Issue #140, March/April 2005
Network Organizing: A Strategy for Building Community Engagement
By William J. Traynor and Jessica Andors
Across the country there is a fundamental condition that consistently undercuts even the most successful community development efforts: chronic disengagement. In most cities, public or civic life is a hostile environment for the average person, ruled by cynicism and division, and dominated by entrenched habits of isolation and detachment. Unfortunately, while our community development field is engineered to build the physical things communities need new homes, community centers and small businesses and to some extent, to influence the policy that supports those products, we are not designed to attack this condition. CDCs, other community building groups, and the funders and intermediaries that support them, have to confront the possibility that if we do not build resident power and engagement and repopulate the barren public landscape in our cities, then we are ignoring one of the key challenges in the field today and undermining all our other efforts.
At Lawrence CommunityWorks (LCW), a CDC in Lawrence, Massachusetts, we joke that, for years in our city, everyone has had just enough clout to stop anyone from doing anything, but not enough to actually get anything done. Lawrence is one of those places where disengagement has left a vacuum of energy, vision and leadership in public life. The result is a city that has stagnated physically and economically for years, unable to adapt to a changing economy and population and resistant to individual efforts to improve it.
Our response to this situation is a “network organizing” strategy that connects people to each other and to opportunities for people to step into public life from the neighborhood group to the City Council in a way that feels safe, fun and productive. Our approach is a hybrid of many of the established practices of community organizing. The principal twist is the application of network theory, a set of ideas that come from the technology and economics fields but that are proving useful for understanding and shaping our community environments. Applying this thinking to our work has helped us to challenge some of the common obstacles to genuine engagement, and shape a strong demand environment for change.
The idea of a demand environment is central to our network organizing approach. In this civic and political environment, inclusive, democratic deliberation and decision making become the cultural norm. This gives rise to a robust marketplace where the individual and collective voices of thousands of residents begin to shape policy, service delivery and the community development agenda. At present, the supply side of this marketplace (the CBOs, intermediaries, service agencies, etc.) is defining the problems and shaping the solutions. This, combined with anemic resident engagement, produces an environment where there is little relation between what people demand and what they are supplied. Most comprehensive community initiatives are committed to reforming the supply side by investing in the capacity of CBOs to better engage the community. We invest in the community’s capacity to produce demand, by providing abundant opportunities for people to come together, articulate and act on those things that are important to them. Another way to think about it is that many community development and organizing efforts are reactive: building affordable housing in the face of a crisis or organizing against a budget cut. A demand environment is proactive: residents create the network of relationships that support productive deliberation, and practice this process at the institutional, neighborhood and city levels to shape the community (including the institutions) they want.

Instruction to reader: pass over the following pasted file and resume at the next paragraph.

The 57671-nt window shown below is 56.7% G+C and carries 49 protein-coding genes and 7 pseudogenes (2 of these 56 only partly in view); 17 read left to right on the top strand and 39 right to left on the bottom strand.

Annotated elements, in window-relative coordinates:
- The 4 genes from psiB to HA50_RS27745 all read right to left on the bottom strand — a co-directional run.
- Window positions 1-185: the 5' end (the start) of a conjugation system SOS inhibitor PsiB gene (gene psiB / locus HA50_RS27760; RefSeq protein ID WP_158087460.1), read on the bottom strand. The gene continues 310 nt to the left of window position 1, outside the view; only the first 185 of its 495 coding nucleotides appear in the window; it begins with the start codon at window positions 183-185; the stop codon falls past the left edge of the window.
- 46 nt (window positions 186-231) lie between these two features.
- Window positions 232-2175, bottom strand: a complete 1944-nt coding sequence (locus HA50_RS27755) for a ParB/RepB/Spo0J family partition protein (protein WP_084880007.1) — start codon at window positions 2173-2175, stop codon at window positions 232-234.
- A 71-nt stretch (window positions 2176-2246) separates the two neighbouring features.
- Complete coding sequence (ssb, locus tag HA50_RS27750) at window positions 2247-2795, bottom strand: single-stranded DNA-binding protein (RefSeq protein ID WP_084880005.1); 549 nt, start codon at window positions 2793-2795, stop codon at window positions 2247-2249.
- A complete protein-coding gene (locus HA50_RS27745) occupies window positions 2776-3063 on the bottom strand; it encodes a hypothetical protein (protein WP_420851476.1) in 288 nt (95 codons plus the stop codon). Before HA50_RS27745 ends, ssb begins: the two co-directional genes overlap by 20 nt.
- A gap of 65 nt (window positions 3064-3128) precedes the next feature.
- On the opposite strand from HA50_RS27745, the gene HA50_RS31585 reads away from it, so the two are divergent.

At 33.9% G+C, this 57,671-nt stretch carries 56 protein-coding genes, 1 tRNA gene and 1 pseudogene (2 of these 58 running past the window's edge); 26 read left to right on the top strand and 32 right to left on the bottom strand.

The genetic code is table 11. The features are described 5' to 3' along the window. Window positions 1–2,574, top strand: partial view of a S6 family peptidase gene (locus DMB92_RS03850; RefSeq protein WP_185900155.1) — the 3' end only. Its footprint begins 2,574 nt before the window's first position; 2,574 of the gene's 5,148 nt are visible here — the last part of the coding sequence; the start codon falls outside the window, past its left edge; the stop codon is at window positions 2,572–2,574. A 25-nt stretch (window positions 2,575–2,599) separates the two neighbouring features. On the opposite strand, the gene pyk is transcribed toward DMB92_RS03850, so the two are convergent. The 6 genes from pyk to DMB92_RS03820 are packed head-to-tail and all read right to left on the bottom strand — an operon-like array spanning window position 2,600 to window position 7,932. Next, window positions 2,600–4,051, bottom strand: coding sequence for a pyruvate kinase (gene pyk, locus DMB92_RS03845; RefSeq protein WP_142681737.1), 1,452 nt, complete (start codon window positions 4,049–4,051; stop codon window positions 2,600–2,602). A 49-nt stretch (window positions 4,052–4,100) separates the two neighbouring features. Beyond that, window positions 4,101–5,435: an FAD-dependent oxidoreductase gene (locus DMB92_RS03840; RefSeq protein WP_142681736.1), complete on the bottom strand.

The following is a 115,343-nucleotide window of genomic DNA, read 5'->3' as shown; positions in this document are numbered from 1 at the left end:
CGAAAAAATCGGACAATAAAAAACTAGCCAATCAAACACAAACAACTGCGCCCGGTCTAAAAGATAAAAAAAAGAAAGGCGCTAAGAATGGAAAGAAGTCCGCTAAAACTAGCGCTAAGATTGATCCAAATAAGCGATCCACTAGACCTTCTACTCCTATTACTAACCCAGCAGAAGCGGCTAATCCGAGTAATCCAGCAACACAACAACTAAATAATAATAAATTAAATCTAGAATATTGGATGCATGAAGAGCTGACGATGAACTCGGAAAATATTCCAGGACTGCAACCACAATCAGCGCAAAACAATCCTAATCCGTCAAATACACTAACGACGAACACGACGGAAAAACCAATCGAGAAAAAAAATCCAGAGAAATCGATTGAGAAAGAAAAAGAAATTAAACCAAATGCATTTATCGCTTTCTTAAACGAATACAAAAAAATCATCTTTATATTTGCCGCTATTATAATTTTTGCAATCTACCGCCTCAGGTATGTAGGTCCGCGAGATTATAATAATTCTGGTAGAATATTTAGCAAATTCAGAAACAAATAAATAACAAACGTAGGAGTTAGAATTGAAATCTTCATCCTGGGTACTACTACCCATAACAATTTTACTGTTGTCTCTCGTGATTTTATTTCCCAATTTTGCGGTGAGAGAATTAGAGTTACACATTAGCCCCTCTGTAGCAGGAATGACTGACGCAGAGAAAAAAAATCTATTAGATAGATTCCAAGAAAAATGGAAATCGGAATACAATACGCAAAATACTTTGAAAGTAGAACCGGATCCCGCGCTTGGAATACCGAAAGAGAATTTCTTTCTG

Like good organizers, we started by going out and talking with many people. We wanted to engage residents in planning efforts toward launching a comprehensive development strategy. We found great people with great ideas, but we also found what a lot of CBOs find when trying to engage residents a wall of cynicism, distrust and disinterest. As universal as this cynicism can be, every place has its own particular brand. To understand it, you have to understand the place.
Lawrence is a former textile manufacturing city of about 75,000 that has struggled economically for over 40 years and is today one of the poorest cities in the country (see Back From the Brink). The Lawrence story is a common one among so-called “weak market” cities, particularly in the Northeast and throughout the Rust Belt. What you see in these places, in the housing stock, the industrial buildings, the roads, rails and waterways, are the remnants of the urban industrial machine that was the city of the 1800s and early 1900s. The path toward economic success is not obvious and the obstacles to redevelopment can seem overwhelming. Cleaning up dozens of urban brownfields, retrofitting millions of square feet of industrial buildings, renovating a 19th century housing stock and reinvigorating miles of downtown commercial districts is all daunting enough.